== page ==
Imagining a direct dialogue with the sea while walking through the rooms of Fondation Carmignac, as the title suggests, is not a complex exercise.
In this exhibition, curated by LA-based curator Chris Sharp, themes such as solastalgia, eco-anxiety, and serendipity are constantly invoked through works by a transgenerational range of artists. One recurrent name appears in every room: the French filmmaker Jean Painlevé, who specialized in scientific films. One of the first works in the show is his gelatin silver print Buste de l’Hippocampe from 1931.
Scientific cinema was the instrument that enabled Painlevé to share his discoveries by making the invisible visible: as a alternative to traditional teaching, he saw cinema as a decisive vector for generating awareness, and ensured viewer interest by his attentiveness to aesthetics and rhythm, as well the flashes of wit that often accompanied his message. It was this injection of subjectivity into the scientific that gave a poetic dimension to his work.
Sharp analyzes our post-Enlightenment anthropocentric relationship to the animal kingdom through the research of various artists, using two in particular as the starting point of the conversation: Jochen Lempert and Michael E. Smith.
Lempert’s image of a father holding a baby surrounded by an aquarium — Untitled, (Aquarium, Toronto) (2017) — deftly sets the tone of the exhibition. Sharp writes in the catalogue that one of the moments when he began thinking about the intricacies of the animal-human relationship was when he read Nabokov’s Bend Sinister (1947), when he learned that the protagonist was repulsed by people who were amused by trained animals. He began to think about this sadistic attitude toward the zoological world in the works of Lampert and Smith. He writes, “For if, at first glance, it seemed that these developments helped frame and provide context to what these artists were doing, it was because these artists were already ahead of the curve in trying to rethink and reevaluate a post-Cartesian relationship to the animal kingdom or so-called nature.”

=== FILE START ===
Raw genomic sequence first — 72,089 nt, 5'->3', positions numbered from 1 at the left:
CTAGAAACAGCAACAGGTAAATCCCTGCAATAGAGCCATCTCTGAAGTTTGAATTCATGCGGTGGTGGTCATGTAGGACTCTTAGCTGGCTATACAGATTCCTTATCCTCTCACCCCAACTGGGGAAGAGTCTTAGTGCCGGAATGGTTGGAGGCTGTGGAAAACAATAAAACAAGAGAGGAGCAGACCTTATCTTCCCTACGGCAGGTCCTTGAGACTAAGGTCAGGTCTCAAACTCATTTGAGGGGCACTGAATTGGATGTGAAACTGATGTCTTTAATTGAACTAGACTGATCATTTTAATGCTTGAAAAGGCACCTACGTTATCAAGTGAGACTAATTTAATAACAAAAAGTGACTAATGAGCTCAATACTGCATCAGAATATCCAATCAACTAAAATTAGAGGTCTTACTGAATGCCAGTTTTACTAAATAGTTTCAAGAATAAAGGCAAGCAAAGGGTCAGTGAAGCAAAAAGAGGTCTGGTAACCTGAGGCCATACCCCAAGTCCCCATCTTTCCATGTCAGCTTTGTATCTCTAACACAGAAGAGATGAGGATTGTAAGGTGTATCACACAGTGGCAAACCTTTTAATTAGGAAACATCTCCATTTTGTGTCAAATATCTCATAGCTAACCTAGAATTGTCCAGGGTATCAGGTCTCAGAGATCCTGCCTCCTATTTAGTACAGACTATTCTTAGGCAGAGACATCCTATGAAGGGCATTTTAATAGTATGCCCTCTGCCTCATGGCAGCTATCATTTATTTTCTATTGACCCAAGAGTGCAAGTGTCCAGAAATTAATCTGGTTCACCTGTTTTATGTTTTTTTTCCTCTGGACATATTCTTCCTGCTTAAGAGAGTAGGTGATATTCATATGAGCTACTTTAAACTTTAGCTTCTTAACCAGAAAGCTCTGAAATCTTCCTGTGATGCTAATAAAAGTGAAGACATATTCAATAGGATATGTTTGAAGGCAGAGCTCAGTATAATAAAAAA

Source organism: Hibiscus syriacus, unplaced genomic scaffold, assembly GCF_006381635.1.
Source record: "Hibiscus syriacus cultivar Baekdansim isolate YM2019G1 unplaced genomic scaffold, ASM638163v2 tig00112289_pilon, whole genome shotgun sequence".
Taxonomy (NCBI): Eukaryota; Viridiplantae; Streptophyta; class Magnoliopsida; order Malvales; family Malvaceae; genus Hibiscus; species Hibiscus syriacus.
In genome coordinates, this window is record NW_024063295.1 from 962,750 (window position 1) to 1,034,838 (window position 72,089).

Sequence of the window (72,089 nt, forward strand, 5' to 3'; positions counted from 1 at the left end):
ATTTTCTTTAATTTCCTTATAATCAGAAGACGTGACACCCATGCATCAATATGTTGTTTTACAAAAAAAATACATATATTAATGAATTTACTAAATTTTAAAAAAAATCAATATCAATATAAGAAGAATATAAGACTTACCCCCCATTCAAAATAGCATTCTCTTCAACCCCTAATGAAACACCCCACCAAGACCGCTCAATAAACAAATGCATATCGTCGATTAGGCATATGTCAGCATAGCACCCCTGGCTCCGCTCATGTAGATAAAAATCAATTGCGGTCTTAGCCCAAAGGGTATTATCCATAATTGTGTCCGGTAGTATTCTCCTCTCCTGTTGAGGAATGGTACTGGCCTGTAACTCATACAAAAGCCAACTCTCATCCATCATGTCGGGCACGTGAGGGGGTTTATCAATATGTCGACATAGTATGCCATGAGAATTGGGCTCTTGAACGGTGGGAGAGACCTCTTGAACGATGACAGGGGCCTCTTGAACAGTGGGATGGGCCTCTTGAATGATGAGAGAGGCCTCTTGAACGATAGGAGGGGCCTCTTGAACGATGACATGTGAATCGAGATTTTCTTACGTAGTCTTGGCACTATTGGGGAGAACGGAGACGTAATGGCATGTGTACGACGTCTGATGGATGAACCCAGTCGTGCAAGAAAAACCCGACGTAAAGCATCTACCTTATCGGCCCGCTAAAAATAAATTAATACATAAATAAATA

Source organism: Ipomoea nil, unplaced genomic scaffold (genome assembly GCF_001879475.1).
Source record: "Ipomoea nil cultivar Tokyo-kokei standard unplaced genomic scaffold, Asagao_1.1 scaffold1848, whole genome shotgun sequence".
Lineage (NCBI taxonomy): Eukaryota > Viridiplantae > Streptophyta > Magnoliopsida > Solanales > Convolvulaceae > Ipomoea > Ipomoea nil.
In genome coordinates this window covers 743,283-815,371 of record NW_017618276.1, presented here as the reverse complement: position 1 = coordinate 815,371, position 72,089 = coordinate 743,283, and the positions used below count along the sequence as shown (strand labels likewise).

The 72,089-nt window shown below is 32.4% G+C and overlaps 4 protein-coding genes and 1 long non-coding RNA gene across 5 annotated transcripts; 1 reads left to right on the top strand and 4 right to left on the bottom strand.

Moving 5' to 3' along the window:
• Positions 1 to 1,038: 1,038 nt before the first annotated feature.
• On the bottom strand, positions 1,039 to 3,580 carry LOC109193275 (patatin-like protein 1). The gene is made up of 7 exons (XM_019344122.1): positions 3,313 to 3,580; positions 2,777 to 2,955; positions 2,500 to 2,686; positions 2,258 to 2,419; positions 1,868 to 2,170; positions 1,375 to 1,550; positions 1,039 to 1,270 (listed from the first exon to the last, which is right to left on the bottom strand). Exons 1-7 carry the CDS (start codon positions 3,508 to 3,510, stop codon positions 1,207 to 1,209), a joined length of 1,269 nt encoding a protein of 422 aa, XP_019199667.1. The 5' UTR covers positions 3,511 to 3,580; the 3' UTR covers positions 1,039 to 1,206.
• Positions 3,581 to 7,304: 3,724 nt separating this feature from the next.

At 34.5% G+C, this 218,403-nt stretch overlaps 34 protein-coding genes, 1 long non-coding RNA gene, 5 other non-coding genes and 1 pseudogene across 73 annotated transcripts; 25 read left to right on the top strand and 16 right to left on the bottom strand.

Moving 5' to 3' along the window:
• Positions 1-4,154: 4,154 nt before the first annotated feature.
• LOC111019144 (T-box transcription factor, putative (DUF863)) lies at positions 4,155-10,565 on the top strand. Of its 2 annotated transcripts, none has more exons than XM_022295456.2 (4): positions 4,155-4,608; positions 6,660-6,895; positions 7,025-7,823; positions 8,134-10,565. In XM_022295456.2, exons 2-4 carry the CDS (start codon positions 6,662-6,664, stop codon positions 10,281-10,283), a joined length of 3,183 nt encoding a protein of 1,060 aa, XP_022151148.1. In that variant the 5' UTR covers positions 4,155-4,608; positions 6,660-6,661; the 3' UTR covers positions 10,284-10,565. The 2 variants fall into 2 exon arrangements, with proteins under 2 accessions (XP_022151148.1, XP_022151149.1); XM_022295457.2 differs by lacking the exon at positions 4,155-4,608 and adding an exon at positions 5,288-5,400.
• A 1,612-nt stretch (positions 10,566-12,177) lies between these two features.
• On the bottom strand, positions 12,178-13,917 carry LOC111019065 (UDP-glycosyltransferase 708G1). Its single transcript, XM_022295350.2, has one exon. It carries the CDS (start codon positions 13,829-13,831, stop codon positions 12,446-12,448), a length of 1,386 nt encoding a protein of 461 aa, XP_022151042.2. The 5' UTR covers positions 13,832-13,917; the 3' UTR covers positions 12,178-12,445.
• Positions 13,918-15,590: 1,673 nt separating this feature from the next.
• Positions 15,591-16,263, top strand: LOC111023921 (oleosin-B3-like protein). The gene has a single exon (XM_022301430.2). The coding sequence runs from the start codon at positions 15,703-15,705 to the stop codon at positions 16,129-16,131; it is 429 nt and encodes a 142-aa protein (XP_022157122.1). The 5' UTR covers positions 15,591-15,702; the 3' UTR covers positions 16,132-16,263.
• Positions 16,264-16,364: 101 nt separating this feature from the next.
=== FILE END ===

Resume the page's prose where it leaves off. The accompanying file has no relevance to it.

Another key work in the exhibition is Bianca Bondi’s resin skeleton of a whale, crystalized with salt (The Fall and Rise, 2021). The cunning artifice of this mineral-infused specimen perfectly embodies the man-animal anthropocentric clash. From this whale skeleton to Cosima von Bonin’s killer whale puppet trapped in a child’s desk, the show takes a didactic approach that could easily engage but also warn a younger generation. Indeed, and to its credit, it is an exhibition that will speak to a general public, perhaps primarily so. The foundation, with its semi-submerged architecture, is an ideal habitat for all these “creatures”: suspended colored resin jellyfish by Micha Laury, Lin May Saeed’s aquatic reliefs, Michael E. Smith’s seashells, Gabriel Orozco’s stylized subaquatic shapes, Jeff Koons’s lobster on a chair. The exhibition’s actual proximity to the sea only enhances the sense of the institution’s transformation into an aquarium-like showcase for art.
The news that mankind’s carte blanche exploitation of nature has led to anthropogenic changes to the environment, with likely catastrophic results, is now something of a commonplace. This outcome is at least in part due to Western man’s separation between nature and culture, as validated by contemporary exhibitions and museum presentations — an irony that Vincent Normand addresses in his contribution to the exhibition catalogue, alongside essays by Sharp and Filipa Ramos.
Such are the philosophical concepts that lurk in the depths of this whimsical exhibition, which should serve to remind viewers that more than eighty percent of the underwater world remains unexplored.kO